Here is Franciszka Corvin-Krasińska, whose diary I just read. It was fascinating. Somebody should make it into a movie. I liked that she did a good job of describing her surroundings, as well as foreshadowing (which is crazy, because she had not yet lived her story!) She also was an admirable, brave woman, and I did not find her to be an obnoxious, melancholy, brooding, depressed, romantic, ball of hormones. I thought she was very “real” – a person with flaws, but who genuinely tried to do what she thought was right.
SPOILER ALERT – I am going to ruin the surprise of the story in the next little bit, so read at your own risk!
Here is her eventual husband, Charles of Saxony, Duke of Courland.
Their marriage was totally morganatic, aka he outranked her. He was slated to become the king of Poland at one time! So how did a nice, beautiful, but not super wealthy or prominent or noble woman end up marrying the Duke of Courland who might have been king?
Well…they eloped of course.
But what is tragic: they kept it a secret.
Clandestine marriage! Class warfare! Bedroom secrets! Why isn’t this a movie?
What I loved about this book, and the reason I read it even though I don’t have any known Polish ancestors, was because it really took me into the 18th century setting of central Europe. Later in life, Franciszka became close friends with Maria Theresa,
one of the most influential the only Habsburg woman to ever rule Bohemia/Moravia.
Though all of my known Czech ancestors were common people, with the highest rank being a burgher, but most of them being small to medium size land holding farmers struggling to eke out a living and pay their robota taxes, still, this book gave me a really interesting glimpse into the way the nobility of that time and place lived. I think it’s important to understand this, although I also think it is ridiculously easy to get sucked into the allure and magic of that era. I’m not really interested in heraldry or proving my ancestors’ names/class/rank; I am interested in understanding their world.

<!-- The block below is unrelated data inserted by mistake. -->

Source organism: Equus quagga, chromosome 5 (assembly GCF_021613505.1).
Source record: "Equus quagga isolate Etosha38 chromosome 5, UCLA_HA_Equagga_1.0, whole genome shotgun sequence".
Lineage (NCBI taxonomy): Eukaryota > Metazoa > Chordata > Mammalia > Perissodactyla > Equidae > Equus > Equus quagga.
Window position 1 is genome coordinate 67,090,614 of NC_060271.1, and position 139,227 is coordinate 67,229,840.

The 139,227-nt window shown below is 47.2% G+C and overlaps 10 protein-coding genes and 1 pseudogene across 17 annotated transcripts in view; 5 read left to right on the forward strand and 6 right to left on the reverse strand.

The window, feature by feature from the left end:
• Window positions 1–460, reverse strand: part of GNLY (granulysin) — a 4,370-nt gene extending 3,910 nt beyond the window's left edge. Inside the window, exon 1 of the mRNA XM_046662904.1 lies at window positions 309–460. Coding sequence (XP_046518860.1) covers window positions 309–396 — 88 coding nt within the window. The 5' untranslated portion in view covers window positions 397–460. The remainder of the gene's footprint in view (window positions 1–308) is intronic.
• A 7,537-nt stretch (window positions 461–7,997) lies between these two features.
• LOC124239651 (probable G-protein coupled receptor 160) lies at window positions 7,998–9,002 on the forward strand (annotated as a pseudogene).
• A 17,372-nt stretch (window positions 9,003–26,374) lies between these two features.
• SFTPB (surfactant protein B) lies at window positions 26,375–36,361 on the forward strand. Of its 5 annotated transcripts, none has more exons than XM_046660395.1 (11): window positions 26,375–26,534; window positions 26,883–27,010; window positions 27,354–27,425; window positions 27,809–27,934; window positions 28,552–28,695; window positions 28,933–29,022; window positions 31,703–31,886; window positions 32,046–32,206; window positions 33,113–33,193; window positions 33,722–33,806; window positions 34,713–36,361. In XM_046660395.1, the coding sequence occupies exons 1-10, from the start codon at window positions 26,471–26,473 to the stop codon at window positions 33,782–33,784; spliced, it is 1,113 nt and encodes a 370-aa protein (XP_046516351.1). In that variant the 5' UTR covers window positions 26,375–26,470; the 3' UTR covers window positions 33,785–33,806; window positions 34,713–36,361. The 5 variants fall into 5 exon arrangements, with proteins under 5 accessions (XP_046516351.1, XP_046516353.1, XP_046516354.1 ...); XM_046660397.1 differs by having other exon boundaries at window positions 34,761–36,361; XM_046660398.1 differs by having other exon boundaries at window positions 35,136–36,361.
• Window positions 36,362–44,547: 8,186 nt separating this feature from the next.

L. P. Hartley said, “The past is a foreign country; they do things differently there.”
When Franciszka becomes engaged to Charles, she does (eventually) get permission from her parents. She writes:
Here my beloved Mother interrupted my writing. She came into my room carrying heavy bundles of costly silks, laces, and jewels, and laying them down on the[Pg 174] chairs she said rather timidly: “I have brought here a part of the things which are destined for each of our daughters; I would have brought more, but nothing seems to me good enough. I have been talking to my honored husband; he will sell a few villages in order that when the happy moment comes, and the marriage is announced to the world, our second daughter may receive an outfit in accordance with her high rank.” Moved to tears, I wanted to embrace her knees, but she did not permit me, and was still making excuses for the “miserable presents,” as she called them.
My reaction when I first read this was to chuckle and think, “Oh yeah, I’ll just sell a few villages! What kind of nonsensical fairyland world were they living in, where it was possible to sell a few villages to pay for her dowry – more specifically, her wedding dress????”
I don’t know.
In general, the concept of 18th century ownership is something that I struggle to grasp. I mean, what does it mean in practical terms, to “own” a village? I don’t know.
I need to read more.